Sunday Hunting a Possibility in Pennsylvania
Legislation in House and resolution from commission support it.
By Yasmin Tadjdeh | PA Independent
A measure to allow hunting game on Sundays would increase jobs and spending as well as generate additional tax revenue, but it is being met with hostility from farmers and animal rights groups.
The Pennsylvania Game Commission released a resolution earlier this month calling for the Legislature to open up hunting on Sundays, and a bill that would legalize Sunday hunting is in the General Assembly.
According to the commission, hunting on Sunday would generate $629 million in additional spending and create 5,300 new jobs, which would equate to an additional $18 million in sales and income tax.
Lifting the ban would bring in hunters who work Monday through Saturday and drive sales to hunting and gun stores, restaurants and hotels in Pennsylvania.
The proposal “appears to be a win-win situation,” said state Rep. Edward Staback, D-Lackawanna, minority chairman of the House Game and Fisheries Committee.
Similarly, HB 1760, introduced by state Rep. John Evans, R-Crawford, also would transfer regulatory power from the Legislature to the Game Commission. The shift would require the Game Commission to determine when hunters could hunt, which species they could hunt, and how much they can take in, Staback said.
The Game Commission is an appropriate choice, because it makes decisions based on its working relationship with game biologists and wildlife experts, said Staback.
But state Sen. John Eichelberger, R-Blair, said he wanted the ban to remain in place after hearing from outdoor enthusiasts, equestrians and farmers.
Sunday is "one day they can go through the woods and not be worried about shooting," Eichelberger said. He also said that "virtually" all of the farmers he has spoken with do not support lifting the ban.
The Pennsylvania Federation of Sportsmen’s Clubs, a lobbying group that represents sportsmen and conservationists in Pennsylvania, said in a statement that it supports giving the Game Commission authority over hunting.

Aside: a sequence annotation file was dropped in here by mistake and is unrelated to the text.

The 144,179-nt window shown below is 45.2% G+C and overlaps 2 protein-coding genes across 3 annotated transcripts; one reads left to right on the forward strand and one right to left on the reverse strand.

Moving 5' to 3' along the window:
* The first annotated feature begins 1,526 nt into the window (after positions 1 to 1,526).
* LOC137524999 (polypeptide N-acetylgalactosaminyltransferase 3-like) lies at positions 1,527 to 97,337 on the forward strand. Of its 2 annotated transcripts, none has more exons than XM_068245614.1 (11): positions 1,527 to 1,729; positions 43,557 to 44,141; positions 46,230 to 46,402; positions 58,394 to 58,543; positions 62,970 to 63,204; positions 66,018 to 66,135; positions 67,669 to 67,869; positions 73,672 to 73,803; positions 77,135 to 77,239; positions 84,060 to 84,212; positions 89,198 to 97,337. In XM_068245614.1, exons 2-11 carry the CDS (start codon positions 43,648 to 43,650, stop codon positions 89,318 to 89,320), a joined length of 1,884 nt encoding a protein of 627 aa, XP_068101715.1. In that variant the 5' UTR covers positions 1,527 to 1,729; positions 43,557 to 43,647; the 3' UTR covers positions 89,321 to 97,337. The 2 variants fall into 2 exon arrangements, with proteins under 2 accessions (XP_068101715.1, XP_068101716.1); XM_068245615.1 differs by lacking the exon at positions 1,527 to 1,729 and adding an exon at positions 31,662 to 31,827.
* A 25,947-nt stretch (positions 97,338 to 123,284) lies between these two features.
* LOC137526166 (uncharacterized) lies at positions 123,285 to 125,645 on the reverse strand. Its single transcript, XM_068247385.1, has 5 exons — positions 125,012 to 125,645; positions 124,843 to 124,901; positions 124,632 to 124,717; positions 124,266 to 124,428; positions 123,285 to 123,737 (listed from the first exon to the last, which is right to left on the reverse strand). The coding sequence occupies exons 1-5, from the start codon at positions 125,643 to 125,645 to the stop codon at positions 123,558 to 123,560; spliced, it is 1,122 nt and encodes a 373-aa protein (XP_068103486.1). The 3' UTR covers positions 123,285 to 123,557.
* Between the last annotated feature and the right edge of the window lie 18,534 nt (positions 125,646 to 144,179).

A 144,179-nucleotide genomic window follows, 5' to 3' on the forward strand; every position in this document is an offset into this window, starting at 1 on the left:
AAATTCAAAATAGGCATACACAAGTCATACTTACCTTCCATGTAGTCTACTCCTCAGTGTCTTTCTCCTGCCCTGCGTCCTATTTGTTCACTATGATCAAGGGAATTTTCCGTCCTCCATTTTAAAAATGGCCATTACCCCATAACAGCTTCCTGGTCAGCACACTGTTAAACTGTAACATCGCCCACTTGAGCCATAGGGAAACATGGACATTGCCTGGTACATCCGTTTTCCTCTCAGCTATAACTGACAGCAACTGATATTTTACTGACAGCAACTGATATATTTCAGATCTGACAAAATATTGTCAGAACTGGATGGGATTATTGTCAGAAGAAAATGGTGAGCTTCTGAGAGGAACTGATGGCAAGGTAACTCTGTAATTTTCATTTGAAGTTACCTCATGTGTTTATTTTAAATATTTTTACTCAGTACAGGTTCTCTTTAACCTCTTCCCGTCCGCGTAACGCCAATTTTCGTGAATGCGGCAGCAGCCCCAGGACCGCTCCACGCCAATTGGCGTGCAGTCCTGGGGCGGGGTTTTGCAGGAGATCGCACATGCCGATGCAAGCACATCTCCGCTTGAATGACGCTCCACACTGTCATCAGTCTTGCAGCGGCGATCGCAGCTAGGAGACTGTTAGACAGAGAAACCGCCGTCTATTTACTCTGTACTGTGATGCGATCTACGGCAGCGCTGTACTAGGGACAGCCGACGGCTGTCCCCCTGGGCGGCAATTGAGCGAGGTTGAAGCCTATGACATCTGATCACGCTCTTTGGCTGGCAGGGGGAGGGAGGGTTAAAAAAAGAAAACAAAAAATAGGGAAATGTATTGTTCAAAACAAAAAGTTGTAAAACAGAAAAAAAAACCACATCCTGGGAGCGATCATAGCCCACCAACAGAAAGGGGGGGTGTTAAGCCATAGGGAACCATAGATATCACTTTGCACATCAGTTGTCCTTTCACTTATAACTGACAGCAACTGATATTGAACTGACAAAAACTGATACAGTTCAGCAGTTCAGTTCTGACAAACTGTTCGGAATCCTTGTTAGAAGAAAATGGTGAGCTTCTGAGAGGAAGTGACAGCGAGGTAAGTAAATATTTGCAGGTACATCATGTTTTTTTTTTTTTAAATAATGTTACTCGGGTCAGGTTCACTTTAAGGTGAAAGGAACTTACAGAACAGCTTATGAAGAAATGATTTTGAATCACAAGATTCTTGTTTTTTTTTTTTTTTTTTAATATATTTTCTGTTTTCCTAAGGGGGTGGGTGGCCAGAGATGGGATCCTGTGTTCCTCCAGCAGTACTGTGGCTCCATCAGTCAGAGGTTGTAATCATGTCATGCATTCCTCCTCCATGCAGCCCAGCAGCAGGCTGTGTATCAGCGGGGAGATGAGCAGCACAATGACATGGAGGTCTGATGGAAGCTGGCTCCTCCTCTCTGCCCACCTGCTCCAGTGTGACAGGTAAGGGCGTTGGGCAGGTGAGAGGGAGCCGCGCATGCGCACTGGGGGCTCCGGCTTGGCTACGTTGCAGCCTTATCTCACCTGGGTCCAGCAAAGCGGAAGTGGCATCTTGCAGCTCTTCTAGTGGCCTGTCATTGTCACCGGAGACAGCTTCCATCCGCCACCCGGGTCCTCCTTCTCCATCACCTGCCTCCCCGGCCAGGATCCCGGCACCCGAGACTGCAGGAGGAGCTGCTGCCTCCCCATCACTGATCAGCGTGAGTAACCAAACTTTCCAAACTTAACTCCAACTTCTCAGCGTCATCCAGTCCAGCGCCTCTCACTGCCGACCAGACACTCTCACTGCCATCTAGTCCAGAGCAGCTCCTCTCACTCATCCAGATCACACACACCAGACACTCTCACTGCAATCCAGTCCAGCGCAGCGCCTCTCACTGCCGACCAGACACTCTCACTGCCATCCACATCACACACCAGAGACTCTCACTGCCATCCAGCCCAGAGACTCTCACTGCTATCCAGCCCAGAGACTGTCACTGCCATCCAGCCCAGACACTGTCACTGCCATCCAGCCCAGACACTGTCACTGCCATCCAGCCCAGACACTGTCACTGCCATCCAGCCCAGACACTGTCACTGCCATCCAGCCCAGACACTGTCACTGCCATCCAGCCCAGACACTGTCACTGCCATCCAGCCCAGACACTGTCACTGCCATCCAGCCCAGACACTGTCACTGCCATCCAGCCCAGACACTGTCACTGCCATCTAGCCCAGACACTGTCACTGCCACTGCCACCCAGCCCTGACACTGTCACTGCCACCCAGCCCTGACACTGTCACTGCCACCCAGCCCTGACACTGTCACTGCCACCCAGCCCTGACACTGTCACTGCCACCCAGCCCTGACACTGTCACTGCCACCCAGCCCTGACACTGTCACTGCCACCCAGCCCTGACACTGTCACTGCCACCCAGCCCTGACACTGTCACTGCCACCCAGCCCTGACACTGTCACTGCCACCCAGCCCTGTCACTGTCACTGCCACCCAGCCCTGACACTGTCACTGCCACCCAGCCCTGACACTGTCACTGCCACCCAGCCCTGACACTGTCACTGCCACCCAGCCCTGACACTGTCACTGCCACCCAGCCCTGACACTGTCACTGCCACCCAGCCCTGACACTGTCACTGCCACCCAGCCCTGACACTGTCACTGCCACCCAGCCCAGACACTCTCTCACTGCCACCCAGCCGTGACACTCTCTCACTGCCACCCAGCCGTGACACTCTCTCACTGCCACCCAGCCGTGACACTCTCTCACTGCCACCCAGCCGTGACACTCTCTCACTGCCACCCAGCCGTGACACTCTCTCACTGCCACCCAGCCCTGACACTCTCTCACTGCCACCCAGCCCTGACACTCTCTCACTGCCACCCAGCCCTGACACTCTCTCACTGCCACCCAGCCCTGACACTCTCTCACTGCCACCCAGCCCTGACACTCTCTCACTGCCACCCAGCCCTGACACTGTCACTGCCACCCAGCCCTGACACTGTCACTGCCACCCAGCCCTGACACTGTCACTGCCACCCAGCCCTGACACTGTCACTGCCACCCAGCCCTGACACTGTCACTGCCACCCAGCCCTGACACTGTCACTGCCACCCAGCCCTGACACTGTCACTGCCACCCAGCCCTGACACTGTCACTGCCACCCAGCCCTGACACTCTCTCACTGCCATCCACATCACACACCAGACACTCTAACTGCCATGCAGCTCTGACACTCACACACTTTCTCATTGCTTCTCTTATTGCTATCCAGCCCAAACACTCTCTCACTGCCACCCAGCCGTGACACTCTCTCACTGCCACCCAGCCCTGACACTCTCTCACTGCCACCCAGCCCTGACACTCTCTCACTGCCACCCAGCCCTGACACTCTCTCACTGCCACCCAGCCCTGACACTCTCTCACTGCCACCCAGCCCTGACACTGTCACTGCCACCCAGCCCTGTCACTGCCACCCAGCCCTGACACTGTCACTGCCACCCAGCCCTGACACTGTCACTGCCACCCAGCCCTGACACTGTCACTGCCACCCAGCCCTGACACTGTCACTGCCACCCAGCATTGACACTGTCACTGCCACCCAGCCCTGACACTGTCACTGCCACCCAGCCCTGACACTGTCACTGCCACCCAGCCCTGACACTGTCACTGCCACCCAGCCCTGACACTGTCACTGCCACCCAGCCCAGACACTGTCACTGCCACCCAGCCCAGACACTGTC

However, the Pennsylvania Farm Bureau, a state lobbying group that represents 50,000 farms and families in Pennsylvania, strongly opposes Sunday hunting.
Lifting the ban would take away the one day of peace and quiet for hardworking farmers statewide, said Mark O’Neill, the bureau’s media relations director.
According to O’Neill, 80 percent of the state’s hunting land is privately held, with much of that being farmland. Farmers, if the ban was lifted, would have to be disturbed by hunters firing on their land, or hunters coming to their homes to request permission to hunt. O’Neill said there has “never been stronger opposition” among farmers than now to uphold the ban.
The People for the Ethical Treatment of Animals, or PETA, which advocates against cruelty to animals, also does not support lifting the ban, saying the state should pursue other ways of generate revenue rather than disturbing animal populations.
“The last thing Pennsylvania needs is a seventh day of the week for hunters to disturb animal populations, damage ecosystems, and disrupt property owners. If the state wants to create jobs and encourage young people to engage with the environment, it should promote environmentally sound, non-consumptive activities like wildlife photography, bird watching, hiking, canoeing, kayaking, and camping,” according to an official statement from PETA.